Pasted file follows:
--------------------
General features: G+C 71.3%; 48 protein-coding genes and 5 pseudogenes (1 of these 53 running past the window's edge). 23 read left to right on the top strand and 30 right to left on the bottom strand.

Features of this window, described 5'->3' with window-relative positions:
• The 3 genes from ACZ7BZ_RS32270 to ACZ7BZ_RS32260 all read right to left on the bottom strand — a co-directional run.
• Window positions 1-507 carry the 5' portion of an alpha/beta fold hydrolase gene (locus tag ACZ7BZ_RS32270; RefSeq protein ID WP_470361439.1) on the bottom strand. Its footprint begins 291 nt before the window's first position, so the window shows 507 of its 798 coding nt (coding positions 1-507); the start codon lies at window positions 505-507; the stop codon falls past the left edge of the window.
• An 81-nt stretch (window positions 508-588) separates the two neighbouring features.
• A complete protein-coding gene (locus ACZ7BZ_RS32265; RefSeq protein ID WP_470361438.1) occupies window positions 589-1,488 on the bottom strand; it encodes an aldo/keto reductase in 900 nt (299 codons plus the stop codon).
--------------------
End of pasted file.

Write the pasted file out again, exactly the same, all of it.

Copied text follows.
General features: G+C 71.3%; 48 protein-coding genes and 5 pseudogenes (1 of these 53 running past the window's edge). 23 read left to right on the top strand and 30 right to left on the bottom strand.

Features of this window, described 5'->3' with window-relative positions:
• The 3 genes from ACZ7BZ_RS32270 to ACZ7BZ_RS32260 all read right to left on the bottom strand — a co-directional run.
• Window positions 1-507 carry the 5' portion of an alpha/beta fold hydrolase gene (locus tag ACZ7BZ_RS32270; RefSeq protein ID WP_470361439.1) on the bottom strand. Its footprint begins 291 nt before the window's first position, so the window shows 507 of its 798 coding nt (coding positions 1-507); the start codon lies at window positions 505-507; the stop codon falls past the left edge of the window.
• An 81-nt stretch (window positions 508-588) separates the two neighbouring features.
• A complete protein-coding gene (locus ACZ7BZ_RS32265; RefSeq protein ID WP_470361438.1) occupies window positions 589-1,488 on the bottom strand; it encodes an aldo/keto reductase in 900 nt (299 codons plus the stop codon).